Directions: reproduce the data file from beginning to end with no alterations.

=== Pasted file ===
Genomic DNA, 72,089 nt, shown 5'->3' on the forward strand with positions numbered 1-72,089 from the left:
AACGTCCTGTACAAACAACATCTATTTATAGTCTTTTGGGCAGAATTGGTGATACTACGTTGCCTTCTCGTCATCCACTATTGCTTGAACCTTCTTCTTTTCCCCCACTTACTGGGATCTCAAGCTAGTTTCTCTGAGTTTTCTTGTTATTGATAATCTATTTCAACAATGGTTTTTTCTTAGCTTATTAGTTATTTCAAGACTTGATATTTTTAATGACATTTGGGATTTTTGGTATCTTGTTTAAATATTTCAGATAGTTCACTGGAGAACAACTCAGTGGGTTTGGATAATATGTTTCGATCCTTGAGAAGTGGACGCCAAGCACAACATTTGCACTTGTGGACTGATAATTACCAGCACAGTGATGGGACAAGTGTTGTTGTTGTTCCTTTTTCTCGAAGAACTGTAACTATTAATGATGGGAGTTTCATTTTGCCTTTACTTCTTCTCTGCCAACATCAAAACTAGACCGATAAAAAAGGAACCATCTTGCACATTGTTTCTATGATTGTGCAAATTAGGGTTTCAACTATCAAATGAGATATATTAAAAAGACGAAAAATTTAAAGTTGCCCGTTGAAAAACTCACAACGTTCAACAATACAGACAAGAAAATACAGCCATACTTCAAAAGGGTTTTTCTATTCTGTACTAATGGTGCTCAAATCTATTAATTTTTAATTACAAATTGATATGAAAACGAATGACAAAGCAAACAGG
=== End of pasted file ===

Genomic DNA, 72,089 nt, shown 5'->3' on the forward strand with positions numbered 1-72,089 from the left:
AACGTCCTGTACAAACAACATCTATTTATAGTCTTTTGGGCAGAATTGGTGATACTACGTTGCCTTCTCGTCATCCACTATTGCTTGAACCTTCTTCTTTTCCCCCACTTACTGGGATCTCAAGCTAGTTTCTCTGAGTTTTCTTGTTATTGATAATCTATTTCAACAATGGTTTTTTCTTAGCTTATTAGTTATTTCAAGACTTGATATTTTTAATGACATTTGGGATTTTTGGTATCTTGTTTAAATATTTCAGATAGTTCACTGGAGAACAACTCAGTGGGTTTGGATAATATGTTTCGATCCTTGAGAAGTGGACGCCAAGCACAACATTTGCACTTGTGGACTGATAATTACCAGCACAGTGATGGGACAAGTGTTGTTGTTGTTCCTTTTTCTCGAAGAACTGTAACTATTAATGATGGGAGTTTCATTTTGCCTTTACTTCTTCTCTGCCAACATCAAAACTAGACCGATAAAAAAGGAACCATCTTGCACATTGTTTCTATGATTGTGCAAATTAGGGTTTCAACTATCAAATGAGATATATTAAAAAGACGAAAAATTTAAAGTTGCCCGTTGAAAAACTCACAACGTTCAACAATACAGACAAGAAAATACAGCCATACTTCAAAAGGGTTTTTCTATTCTGTACTAATGGTGCTCAAATCTATTAATTTTTAATTACAAATTGATATGAAAACGAATGACAAAGCAAACAGG